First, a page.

Tag Archives: Chilcot

Blair’s Dodgy Decision Making




Judging by all the searingly emotional and often savage reactions to Tony Blair as a result of the invasion of Iraq, the continuing death toll and the Chilcot Report, purely for balance, I think it would be interesting if there was more understanding of Blair’s decision-making process. Such an understanding  may help many to begin to comprehend what prompted Tony Blair to invade and destroy a sovereign state.

I am certainly not a fan of Blair’s (and neither am I an apologist for Blair or his actions)…. but I do think it only fair that everyone should at least attempt to understand what he may have gone through in the weeks before he gave the green light for the British military to invade Iraq.

He is often portrayed as some sort of monster-warmonger and yet he was so loved by the majority of the British electorate until the moment that he latched onto George W. Bush’s shirt tails. Plus, he is a barrister and I therefore, I believe him to be a moral and honourable man.

Many decisions delivered by senior people are made on historical data rather than measurement. In other words, whenever a problem arises analogies are drawn between today’s problem and past difficulties with a decision being made on what may have provided reasonable solutions in the past. I hate labels but this is known as ‘decision-making by analogy’. In Saddam’s case it was “Remove the bad bloke and then it will  be much easier for us to put everything right.”

The question as to whether it was Blair’s job to ‘put everything right’ is not relevant  and debatable but throughout history, removing the bad guy at the top has proved to be the correct fix….and I believe that removal of Saddam was Bair’s core assumption and the premis upon which he based everything that followed.

Nowadays it is widely recognised that the best decision-making method is a systematic logical approach which actually looks at all the alternatives available, together with all possible consequences. This method removes what is known as the ‘gut’ decision and also takes all the emotion out of the decision-making process. This is not an infallible system any more than decision-making by analogy.  It is simply the best available to us at this time.

Here’s the simple straight-line thought process:

  1. Set objectives. In this case it would have been to remove Saddam Hussein and by doing so, to introduce democracy to Iraq.
  2. Evaluate objectives. For instance, would killing Saddam conflict with other goals and is democracy the right answer for a society with such a complex social system of religion, class, sect, politics and ethnicity?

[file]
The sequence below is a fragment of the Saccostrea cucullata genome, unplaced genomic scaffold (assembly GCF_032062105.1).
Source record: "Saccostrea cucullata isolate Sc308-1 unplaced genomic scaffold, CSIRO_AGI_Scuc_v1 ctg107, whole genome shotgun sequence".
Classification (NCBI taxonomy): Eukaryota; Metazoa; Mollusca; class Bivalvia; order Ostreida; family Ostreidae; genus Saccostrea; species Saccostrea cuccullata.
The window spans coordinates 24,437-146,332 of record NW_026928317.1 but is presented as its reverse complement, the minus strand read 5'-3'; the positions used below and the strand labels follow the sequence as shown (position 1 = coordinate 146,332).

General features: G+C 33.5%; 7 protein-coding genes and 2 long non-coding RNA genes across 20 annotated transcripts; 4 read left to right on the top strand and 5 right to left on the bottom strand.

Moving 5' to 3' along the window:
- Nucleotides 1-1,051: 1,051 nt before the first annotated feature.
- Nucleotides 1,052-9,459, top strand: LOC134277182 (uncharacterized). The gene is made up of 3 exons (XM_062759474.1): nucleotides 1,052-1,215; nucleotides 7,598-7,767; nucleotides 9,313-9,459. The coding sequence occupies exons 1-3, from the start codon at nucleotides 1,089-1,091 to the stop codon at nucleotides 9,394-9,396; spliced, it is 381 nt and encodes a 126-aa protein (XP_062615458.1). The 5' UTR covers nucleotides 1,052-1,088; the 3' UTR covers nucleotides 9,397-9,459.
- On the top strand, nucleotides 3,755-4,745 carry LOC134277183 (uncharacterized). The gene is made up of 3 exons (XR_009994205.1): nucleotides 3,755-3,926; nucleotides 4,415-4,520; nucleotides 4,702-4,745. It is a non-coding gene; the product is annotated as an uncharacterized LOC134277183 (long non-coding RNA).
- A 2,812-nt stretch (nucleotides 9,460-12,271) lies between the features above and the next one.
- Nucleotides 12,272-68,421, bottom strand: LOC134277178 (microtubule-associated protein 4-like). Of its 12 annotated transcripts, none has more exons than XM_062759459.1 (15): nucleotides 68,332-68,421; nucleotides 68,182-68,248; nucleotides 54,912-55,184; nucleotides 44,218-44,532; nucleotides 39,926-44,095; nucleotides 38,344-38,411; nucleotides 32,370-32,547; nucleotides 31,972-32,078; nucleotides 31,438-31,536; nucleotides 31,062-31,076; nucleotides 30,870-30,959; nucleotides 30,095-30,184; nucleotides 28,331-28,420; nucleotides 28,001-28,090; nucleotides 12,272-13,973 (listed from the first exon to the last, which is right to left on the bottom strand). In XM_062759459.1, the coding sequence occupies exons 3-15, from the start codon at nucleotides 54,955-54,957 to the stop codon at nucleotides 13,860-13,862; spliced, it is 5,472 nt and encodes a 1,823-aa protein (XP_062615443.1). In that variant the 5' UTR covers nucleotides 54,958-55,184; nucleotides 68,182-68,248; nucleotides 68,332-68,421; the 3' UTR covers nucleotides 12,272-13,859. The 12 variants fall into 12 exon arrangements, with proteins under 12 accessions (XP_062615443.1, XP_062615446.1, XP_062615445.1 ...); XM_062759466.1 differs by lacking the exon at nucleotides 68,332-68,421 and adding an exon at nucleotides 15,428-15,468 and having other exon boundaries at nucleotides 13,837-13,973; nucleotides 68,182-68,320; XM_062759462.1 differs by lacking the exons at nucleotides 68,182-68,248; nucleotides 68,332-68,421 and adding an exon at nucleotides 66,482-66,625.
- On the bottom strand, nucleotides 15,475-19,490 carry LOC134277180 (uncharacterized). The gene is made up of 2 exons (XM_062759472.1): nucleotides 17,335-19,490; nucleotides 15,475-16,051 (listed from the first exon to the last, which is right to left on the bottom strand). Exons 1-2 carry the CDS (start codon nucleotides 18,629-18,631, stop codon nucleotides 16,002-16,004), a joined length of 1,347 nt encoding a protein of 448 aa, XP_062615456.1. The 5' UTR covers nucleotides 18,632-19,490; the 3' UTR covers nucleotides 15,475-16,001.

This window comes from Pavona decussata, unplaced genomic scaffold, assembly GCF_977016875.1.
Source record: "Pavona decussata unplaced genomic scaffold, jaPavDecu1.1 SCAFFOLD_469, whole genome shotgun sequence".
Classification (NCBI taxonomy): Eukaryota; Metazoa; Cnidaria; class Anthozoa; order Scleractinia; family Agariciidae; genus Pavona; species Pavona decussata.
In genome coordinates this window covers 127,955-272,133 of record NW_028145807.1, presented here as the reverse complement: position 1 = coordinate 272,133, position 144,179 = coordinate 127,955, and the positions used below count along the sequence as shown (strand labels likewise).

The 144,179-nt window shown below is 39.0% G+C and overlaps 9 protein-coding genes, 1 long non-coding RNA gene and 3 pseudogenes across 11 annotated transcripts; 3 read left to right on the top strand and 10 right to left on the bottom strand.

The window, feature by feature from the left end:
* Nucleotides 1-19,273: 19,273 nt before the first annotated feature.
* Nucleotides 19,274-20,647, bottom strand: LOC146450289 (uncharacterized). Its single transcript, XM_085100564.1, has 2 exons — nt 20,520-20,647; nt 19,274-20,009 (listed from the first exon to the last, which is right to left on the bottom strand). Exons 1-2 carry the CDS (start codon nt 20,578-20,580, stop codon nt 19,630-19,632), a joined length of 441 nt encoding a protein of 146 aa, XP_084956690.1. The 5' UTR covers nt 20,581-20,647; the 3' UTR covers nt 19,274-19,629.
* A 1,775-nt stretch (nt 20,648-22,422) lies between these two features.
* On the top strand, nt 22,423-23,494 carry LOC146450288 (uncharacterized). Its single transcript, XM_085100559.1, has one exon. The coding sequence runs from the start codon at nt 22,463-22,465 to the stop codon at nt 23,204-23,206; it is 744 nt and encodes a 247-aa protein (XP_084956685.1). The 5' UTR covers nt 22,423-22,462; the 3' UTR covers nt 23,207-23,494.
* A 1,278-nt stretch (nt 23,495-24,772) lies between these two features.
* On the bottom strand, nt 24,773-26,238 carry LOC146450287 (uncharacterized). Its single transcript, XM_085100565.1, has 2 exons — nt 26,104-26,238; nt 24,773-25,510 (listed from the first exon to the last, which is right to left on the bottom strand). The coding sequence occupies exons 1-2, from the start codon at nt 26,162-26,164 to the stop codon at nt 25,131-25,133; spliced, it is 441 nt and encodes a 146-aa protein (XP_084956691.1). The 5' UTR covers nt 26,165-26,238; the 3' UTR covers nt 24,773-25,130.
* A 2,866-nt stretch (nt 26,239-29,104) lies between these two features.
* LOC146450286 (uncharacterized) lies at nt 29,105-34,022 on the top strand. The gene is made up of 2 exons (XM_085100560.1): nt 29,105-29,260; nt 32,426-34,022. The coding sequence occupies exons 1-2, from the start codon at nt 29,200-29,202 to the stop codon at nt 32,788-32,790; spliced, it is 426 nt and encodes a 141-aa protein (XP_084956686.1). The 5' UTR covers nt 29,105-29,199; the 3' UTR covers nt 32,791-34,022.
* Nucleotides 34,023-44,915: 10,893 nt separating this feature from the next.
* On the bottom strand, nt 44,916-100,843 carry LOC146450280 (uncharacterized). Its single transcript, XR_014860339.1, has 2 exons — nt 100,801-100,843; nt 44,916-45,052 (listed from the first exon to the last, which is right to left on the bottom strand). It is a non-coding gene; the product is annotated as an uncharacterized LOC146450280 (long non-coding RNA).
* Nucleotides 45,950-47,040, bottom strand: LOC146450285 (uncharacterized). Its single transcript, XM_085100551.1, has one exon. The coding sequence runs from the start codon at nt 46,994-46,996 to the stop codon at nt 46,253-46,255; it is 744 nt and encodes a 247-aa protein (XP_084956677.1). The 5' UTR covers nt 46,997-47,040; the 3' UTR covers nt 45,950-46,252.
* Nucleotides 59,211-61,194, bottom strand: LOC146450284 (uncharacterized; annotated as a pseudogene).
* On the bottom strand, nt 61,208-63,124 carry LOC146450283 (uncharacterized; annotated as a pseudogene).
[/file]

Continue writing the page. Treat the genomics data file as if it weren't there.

3. Collect information. The intelligence services were so obsessed with a specific type of information that everything else appeared to be ignored.  Was the correct information collected?
  4. Analyse all the information. Then re-analyse it.
  5. Develop alternatives. In this case, were different methods available? For instance, killing Saddam Hussein or possibly taking him out of Iraq. Did the Iraqi people actually understand what was meant by democracy? In which case, might it have simply been a case of replacing the man at the top rather than relying on people who had neither sense nor experience of government?
  6. Evaluation of all of the alternatives and then choosing the ‘best’ all-round alternative. For instance, the assassination of Saddam may have done the trick. Remember Gen Colin Powell pointing to possible WMD sites on satellite maps? Would destruction of those have emasculated Saddam?
  7. Communicating the final decision to all stakeholders – including Saddam and his people.
  8. Setting up control systems by deciding what was to be measured, how it was to be measured and when. Whatever solution was chosen, its effectiveness  and consequences needed to be measured or estimated.
  9. Implementing the decision after proper preparation and a detailed plan, including several ‘consequence’ scenarios.
  10. Finally, it’s the evaluation of the decision/solution. If the original objective was to introduce  Iraq to democracy – has it been successful?

In retrospect, it appears to be quite obvious that a modern approach to decision-making was not used, and that Tony Blair had made the decision to remove Saddam Hussein as an end and not as a means to an end.

However, when Tony Blair says that he feels that he took the ‘right’ decision, I believe him.

I also think that the root cause of everything that has happened since Blair made the decision to invade Iraq was a total lack of knowledge of a proper decision-making process compounded by an unnecessarily emotional attachment to George W Bush plus a strange and  yet-to-be-explained craving for a place in the history books.

Blair has certainly earned his place in history…so it really was a personal ‘Mission Accomplished’….but not as an evil person, merely as an incompetent.

Blair ne regrette rien


Sometimes history slips out of buff government folders and falls into the rough-and-tumble of current affairs, creates an impression, is rewritten and is quietly replaced in its folder – but not this time.

I missed the (almost) live feed of Tony Blair’s appearance at the Chilcot Iraq Inquiry and my subsequent viewing of  a recording of the day had all the qualities of watching  a tape of a football game after I had learned the result.  Many of the press articles on the following Saturday morning contained  what appeared to be pre-polished phrases and sentences – as if they had been written before Blair’s performance. Sometimes, political comment gave way to bar-room psychology and  biased-reporting seemed to have achieved a  re-birth.  Supposition appeared to give way to facts. It all seemed quite messy and unnecessarily over-emotional.